For years, sportsmen have been working to protect backcountry habitat in the Wyoming Range from fragmentation and large-scale oil and gas development. And for years, sportsmen have led a successful campaign to keep this sportsman's paradise as it is.
Beginning in 2004 with a pending lease sale of 175,000 acres, sportsmen, conservationists and community members organized to express concerns about the sale. In response, the U.S. Forest Service pared the sale down to 44,720 acres, which continued to be contested by Wyoming Game and Fish Sportsmen for the Wyoming Range, Trout Unlimited, Wyoming Wildlife Federation and many others.
In 2006, the 44,720 acres of leases were suspended by the BLM and not long thereafter Senator Barrasso introduced the Wyoming Range Legacy Act, which successfully passed Congress in 2009 and withdrew 1.2 million acres in the Wyoming Range from future oil and gas development. The legislation also allowed indivduals and organizations the authority to buy back contested leases on some 75,000 acres. While the passage of this legislation protected large swaths of backcountry habitat, the 44,720 acres of contested leases remained. As part of a large coalition of sportsmen, BHA weighed-in with a letter urging these leases to be cancelled.
To this day these leases remain in limbo, despite a growing body of case law which, in a nutshell suggests that because the leases were issued without an adequate NEPA review, they are either void or voidable.
What’s at Stake?
While much of the land surrounding the 44,720 acres of leased habitat in question has been withdrawn from energy development by the Wyoming Range Legacy Act, the heart of the issue the contested area remains fiercely controversial. The area in question is popularly known as the 44-7.
As put by Sportsmen for the Wyoming Range “The 44K area of the Wyoming Range provides premier hunting and fishing recreational experiences in the West which generates millions dollars in economic return to Wyoming and the nation. The 44-7 area provides high quality habitat, and thus hunting grounds, for a full suite of big, trophy and small/upland species including mule deer, elk, moose, black bear, lion, ruffed grouse, blue grouse, cottontail rabbits and snowshoe hare. Tens of thousands of hunting related wildlife recreation days are expended in the 44-7 area, generating several million dollars in economic return annually.”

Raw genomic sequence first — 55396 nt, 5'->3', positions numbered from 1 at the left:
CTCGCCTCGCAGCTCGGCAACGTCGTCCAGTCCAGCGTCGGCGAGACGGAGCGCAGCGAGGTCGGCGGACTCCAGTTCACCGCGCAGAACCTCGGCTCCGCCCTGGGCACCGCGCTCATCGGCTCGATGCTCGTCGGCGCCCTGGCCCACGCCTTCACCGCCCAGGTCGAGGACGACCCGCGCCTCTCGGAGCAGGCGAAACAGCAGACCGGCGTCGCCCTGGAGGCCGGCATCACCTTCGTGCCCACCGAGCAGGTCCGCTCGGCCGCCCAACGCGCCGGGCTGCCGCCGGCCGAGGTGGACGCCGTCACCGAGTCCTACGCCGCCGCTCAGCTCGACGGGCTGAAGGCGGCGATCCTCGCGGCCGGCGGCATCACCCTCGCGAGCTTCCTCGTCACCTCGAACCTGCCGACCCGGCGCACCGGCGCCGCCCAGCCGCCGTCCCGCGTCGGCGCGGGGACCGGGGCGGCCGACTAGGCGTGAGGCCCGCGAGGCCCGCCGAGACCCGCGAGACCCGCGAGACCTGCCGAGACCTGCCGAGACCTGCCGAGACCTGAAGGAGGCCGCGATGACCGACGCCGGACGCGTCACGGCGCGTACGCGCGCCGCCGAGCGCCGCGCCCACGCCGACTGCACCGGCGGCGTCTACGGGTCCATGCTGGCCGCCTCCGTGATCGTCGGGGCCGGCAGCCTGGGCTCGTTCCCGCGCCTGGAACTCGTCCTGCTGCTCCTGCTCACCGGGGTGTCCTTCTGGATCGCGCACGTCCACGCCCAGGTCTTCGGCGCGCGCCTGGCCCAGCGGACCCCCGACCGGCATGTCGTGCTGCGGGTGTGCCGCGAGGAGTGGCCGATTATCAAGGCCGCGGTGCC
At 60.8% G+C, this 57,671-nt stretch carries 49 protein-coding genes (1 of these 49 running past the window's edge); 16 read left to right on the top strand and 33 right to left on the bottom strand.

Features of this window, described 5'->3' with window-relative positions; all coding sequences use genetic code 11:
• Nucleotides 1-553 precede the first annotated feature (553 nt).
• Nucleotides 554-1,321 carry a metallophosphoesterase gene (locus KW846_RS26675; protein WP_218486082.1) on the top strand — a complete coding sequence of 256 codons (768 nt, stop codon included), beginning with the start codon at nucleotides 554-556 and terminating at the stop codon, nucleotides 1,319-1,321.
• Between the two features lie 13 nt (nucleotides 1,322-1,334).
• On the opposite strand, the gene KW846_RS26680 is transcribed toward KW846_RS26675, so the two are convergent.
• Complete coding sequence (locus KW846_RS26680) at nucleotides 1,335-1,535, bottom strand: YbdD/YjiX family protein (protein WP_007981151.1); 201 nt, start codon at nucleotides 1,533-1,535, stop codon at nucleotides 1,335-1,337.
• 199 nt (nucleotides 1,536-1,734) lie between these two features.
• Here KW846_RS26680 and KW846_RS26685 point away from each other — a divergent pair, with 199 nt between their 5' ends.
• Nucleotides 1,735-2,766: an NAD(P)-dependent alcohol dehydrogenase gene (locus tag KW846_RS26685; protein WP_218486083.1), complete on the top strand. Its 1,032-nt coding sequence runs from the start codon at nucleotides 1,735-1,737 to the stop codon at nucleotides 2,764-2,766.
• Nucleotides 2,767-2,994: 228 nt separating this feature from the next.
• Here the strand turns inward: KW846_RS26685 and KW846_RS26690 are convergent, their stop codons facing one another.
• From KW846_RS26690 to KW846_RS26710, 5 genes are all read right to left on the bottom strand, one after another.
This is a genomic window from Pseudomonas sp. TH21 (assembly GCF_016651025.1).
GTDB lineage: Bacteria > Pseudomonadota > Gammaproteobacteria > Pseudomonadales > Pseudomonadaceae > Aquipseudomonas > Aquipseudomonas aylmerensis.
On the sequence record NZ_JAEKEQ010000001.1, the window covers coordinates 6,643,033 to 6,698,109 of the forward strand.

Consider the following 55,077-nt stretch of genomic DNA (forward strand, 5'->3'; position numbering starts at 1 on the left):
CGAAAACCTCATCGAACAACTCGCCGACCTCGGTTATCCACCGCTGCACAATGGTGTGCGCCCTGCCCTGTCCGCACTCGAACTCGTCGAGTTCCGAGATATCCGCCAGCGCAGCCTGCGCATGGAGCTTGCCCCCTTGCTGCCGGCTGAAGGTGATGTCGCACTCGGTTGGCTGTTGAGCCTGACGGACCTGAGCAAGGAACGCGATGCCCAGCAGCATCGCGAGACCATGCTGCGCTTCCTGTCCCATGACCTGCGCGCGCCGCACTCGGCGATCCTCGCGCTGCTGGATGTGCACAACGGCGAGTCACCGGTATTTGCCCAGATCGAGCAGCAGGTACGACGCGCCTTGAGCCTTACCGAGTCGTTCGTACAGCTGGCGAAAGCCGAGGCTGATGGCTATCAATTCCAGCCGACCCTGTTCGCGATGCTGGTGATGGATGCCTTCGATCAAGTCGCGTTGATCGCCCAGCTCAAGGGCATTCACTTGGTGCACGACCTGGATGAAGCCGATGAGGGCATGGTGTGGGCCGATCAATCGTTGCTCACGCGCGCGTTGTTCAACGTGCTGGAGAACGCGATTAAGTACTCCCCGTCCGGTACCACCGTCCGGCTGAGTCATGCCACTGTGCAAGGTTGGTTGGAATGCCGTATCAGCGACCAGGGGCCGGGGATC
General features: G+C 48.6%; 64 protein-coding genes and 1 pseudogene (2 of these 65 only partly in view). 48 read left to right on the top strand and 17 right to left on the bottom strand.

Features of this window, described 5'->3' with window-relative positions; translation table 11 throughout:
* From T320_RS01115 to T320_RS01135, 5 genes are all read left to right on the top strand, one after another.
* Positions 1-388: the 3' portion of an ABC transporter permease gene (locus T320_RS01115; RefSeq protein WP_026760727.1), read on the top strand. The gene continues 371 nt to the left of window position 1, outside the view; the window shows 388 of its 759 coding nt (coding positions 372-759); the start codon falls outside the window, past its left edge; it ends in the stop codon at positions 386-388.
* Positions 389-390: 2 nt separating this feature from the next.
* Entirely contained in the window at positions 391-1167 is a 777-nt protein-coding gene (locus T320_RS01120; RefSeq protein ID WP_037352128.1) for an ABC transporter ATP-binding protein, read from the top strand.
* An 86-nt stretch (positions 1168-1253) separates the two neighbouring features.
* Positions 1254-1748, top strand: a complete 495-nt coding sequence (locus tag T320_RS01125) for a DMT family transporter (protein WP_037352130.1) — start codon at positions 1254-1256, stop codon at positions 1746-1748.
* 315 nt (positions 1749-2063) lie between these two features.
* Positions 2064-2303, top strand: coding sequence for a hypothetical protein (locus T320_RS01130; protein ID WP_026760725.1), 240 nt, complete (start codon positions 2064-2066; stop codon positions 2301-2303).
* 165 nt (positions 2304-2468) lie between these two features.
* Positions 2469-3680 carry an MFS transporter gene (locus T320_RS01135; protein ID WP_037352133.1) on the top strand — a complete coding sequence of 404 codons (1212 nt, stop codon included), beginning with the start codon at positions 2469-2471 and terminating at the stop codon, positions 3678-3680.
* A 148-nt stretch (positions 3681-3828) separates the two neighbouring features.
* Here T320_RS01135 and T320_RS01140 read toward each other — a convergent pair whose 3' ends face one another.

According to the Wyoming Game and Fish, in 2011 approximately 4,521 hunters harvested 1,232 big/trophy game animals within the 44-7 area. Hunters spent approximately 35,992 recreation days in the field, creating $1,832,372 in economic returns with in the 44-7 area. As local outfitter Dan Smitherman put it “People don't pay money to look at landscapes covered with well pads devoid of wildlife and air that has a brown tint to it.”
Wyoming has certainly had its fair share of public land energy development, but as Daniel rancher J.J. Healy put it “we will take our fair share of the energy burden, but not all of it - that only seems fair.” While Wyoming BHA recognizes the need for energy development on public lands, we also recognize that some our finest remaining backcountry areas must remain off-limits. We simply cannot afford to have it any other way.
The final step in protecting the Wyoming Range is to ensure that the USFS cancels leases on the remaining 44-7. WY BHA believes that the roadless big and small game habitat value and rich sporting traditions that this area provides are the highest and best use of this land. We simply do not support putting this area out to bid for energy development and along with our sportsmen partners, we ask the USFS to choose the “no action” alternative and instruct the BLM to cancel the contested leases in the 44-7.
Photo credit - USFS Bridger-Teton District